Burton and colleagues hope to overcome those hurdles by using a primary injection plus a series of booster shots, all with distinct immunogens, to gradually force the production of antibodies that fasten tightly to broadly neutralizing epitopes—while minimizing the usual, wasted production of antibodies against non-vulnerable sites on the virus. SIV Env has seemed a potentially good immunogen in such a vaccine because it has a broadly neutralizing epitope, the V2-Apex, that is nearly identical to its counterpart on HIV Env, yet has little similarity otherwise.

“In a multi-stage and multi-component HIV vaccine strategy, we would like to elicit antibody responses to the broadly neutralizing epitope shared between sequential immunogens, while minimizing the off-target responses to other epitopes,” says Raiees Andrabi, PhD, a postdoctoral research associate in the Burton lab who was first author of the study.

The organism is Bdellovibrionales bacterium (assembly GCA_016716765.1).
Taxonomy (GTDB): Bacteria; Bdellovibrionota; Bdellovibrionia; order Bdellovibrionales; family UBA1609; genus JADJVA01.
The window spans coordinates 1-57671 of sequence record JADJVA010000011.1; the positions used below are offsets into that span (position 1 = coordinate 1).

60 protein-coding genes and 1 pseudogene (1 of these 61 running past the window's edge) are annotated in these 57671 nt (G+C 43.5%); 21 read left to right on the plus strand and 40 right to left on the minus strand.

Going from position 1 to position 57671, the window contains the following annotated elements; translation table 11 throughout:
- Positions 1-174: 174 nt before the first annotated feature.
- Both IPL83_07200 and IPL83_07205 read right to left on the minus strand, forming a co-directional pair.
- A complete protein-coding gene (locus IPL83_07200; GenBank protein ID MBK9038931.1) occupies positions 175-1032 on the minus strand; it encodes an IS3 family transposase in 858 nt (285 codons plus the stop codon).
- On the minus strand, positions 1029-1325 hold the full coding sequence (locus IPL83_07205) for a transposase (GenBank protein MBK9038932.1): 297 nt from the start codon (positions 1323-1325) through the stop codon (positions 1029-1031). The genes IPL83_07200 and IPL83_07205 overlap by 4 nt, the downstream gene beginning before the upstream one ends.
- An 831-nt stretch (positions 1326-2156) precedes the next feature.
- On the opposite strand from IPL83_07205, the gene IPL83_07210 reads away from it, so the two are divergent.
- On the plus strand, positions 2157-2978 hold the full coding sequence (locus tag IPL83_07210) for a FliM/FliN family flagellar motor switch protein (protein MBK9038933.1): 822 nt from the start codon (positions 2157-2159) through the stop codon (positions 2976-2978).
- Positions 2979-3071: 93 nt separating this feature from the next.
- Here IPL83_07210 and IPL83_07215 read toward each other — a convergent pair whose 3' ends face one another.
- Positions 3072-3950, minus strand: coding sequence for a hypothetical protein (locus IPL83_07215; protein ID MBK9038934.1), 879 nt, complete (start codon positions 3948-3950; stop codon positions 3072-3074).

Andrabi and colleagues engineered a stable, stand-alone version of SIV Env—a three-part “trimer” structure normally supported by the viral outer membrane—from a chimpanzee-infecting SIV strain close to human HIV. Using mice engineered by collaborators at Duke University to be capable of producing the necessary antibodies, they showed that inoculating with the SIV Env trimers twice over four weeks elicited the desired, narrowly targeted antibody response to the HIV V2-Apex. The antibody response was capable of neutralizing several HIV isolates; adding a booster inoculation using HIV Env trimers made the HIV-neutralizing response even broader.

“This suggests that the antibody responses were developing along favorable pathways,” Andrabi says.